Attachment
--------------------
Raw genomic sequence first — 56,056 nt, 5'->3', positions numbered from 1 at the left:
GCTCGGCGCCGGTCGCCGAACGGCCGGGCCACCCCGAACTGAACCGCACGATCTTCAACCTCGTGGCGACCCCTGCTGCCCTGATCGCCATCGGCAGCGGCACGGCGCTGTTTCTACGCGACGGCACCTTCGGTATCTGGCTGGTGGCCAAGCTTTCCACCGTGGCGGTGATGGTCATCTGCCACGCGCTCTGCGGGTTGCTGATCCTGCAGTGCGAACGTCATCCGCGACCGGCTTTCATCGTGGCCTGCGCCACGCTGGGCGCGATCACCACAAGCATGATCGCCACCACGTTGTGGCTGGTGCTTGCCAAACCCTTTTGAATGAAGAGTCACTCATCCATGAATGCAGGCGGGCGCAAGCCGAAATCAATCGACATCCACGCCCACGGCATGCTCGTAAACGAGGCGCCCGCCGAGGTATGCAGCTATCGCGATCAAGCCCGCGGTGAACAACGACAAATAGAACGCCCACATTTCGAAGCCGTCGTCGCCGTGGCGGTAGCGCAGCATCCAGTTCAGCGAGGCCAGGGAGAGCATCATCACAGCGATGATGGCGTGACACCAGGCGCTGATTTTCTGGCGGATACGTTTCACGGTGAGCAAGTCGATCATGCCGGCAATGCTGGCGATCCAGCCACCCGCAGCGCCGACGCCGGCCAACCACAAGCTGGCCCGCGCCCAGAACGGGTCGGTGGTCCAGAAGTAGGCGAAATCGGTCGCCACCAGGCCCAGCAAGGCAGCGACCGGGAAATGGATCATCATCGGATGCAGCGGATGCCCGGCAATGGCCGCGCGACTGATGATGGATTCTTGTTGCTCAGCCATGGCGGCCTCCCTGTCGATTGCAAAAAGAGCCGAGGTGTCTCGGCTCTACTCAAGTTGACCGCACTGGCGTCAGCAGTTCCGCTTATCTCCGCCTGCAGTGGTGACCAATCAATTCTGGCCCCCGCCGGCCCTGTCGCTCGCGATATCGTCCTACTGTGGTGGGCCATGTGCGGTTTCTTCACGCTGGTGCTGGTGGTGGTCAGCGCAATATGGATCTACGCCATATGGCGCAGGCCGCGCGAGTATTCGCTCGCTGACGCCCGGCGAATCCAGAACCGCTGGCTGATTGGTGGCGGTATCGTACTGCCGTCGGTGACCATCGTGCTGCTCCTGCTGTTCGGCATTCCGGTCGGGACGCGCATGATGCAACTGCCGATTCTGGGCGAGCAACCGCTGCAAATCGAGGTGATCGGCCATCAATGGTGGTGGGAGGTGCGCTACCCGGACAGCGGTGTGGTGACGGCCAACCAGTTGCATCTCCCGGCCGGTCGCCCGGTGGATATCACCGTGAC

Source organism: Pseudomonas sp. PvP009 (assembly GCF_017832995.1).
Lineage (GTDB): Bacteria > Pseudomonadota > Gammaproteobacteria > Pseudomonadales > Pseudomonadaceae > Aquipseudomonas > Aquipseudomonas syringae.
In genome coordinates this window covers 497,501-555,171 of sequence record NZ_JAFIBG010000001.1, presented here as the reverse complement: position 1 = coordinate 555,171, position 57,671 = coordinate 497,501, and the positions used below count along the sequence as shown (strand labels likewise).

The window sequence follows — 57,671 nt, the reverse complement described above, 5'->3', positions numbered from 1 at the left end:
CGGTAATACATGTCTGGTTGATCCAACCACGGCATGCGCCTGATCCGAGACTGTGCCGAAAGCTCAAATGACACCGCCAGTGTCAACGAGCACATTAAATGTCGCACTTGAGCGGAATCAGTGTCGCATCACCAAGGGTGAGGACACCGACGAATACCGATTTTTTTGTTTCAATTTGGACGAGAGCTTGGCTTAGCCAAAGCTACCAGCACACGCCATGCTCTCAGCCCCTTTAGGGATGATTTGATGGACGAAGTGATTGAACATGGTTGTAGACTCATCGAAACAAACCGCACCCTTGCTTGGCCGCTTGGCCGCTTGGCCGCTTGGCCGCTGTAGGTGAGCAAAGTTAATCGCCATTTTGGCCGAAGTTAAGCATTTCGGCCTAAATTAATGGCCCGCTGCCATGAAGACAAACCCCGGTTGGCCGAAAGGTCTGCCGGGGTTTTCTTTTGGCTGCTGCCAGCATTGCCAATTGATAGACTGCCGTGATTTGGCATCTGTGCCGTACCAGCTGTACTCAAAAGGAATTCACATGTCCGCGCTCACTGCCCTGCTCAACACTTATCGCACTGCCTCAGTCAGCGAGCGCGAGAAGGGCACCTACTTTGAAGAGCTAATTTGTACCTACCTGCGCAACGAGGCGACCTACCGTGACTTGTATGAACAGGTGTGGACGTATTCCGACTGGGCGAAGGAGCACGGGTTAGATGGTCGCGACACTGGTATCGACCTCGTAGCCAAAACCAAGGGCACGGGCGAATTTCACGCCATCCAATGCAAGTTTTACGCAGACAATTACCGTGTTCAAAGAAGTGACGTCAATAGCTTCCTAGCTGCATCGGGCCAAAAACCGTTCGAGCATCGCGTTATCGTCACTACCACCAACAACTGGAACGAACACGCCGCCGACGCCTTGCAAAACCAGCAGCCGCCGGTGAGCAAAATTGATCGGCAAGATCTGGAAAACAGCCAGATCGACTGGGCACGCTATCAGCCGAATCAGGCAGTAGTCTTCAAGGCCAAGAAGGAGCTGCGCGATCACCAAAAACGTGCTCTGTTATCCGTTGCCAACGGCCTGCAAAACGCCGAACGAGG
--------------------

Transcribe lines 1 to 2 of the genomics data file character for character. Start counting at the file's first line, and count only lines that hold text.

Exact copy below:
Raw genomic sequence first — 56,056 nt, 5'->3', positions numbered from 1 at the left:
GCTCGGCGCCGGTCGCCGAACGGCCGGGCCACCCCGAACTGAACCGCACGATCTTCAACCTCGTGGCGACCCCTGCTGCCCTGATCGCCATCGGCAGCGGCACGGCGCTGTTTCTACGCGACGGCACCTTCGGTATCTGGCTGGTGGCCAAGCTTTCCACCGTGGCGGTGATGGTCATCTGCCACGCGCTCTGCGGGTTGCTGATCCTGCAGTGCGAACGTCATCCGCGACCGGCTTTCATCGTGGCCTGCGCCACGCTGGGCGCGATCACCACAAGCATGATCGCCACCACGTTGTGGCTGGTGCTTGCCAAACCCTTTTGAATGAAGAGTCACTCATCCATGAATGCAGGCGGGCGCAAGCCGAAATCAATCGACATCCACGCCCACGGCATGCTCGTAAACGAGGCGCCCGCCGAGGTATGCAGCTATCGCGATCAAGCCCGCGGTGAACAACGACAAATAGAACGCCCACATTTCGAAGCCGTCGTCGCCGTGGCGGTAGCGCAGCATCCAGTTCAGCGAGGCCAGGGAGAGCATCATCACAGCGATGATGGCGTGACACCAGGCGCTGATTTTCTGGCGGATACGTTTCACGGTGAGCAAGTCGATCATGCCGGCAATGCTGGCGATCCAGCCACCCGCAGCGCCGACGCCGGCCAACCACAAGCTGGCCCGCGCCCAGAACGGGTCGGTGGTCCAGAAGTAGGCGAAATCGGTCGCCACCAGGCCCAGCAAGGCAGCGACCGGGAAATGGATCATCATCGGATGCAGCGGATGCCCGGCAATGGCCGCGCGACTGATGATGGATTCTTGTTGCTCAGCCATGGCGGCCTCCCTGTCGATTGCAAAAAGAGCCGAGGTGTCTCGGCTCTACTCAAGTTGACCGCACTGGCGTCAGCAGTTCCGCTTATCTCCGCCTGCAGTGGTGACCAATCAATTCTGGCCCCCGCCGGCCCTGTCGCTCGCGATATCGTCCTACTGTGGTGGGCCATGTGCGGTTTCTTCACGCTGGTGCTGGTGGTGGTCAGCGCAATATGGATCTACGCCATATGGCGCAGGCCGCGCGAGTATTCGCTCGCTGACGCCCGGCGAATCCAGAACCGCTGGCTGATTGGTGGCGGTATCGTACTGCCGTCGGTGACCATCGTGCTGCTCCTGCTGTTCGGCATTCCGGTCGGGACGCGCATGATGCAACTGCCGATTCTGGGCGAGCAACCGCTGCAAATCGAGGTGATCGGCCATCAATGGTGGTGGGAGGTGCGCTACCCGGACAGCGGTGTGGTGACGGCCAACCAGTTGCATCTCCCGGCCGGTCGCCCGGTGGATATCACCGTGAC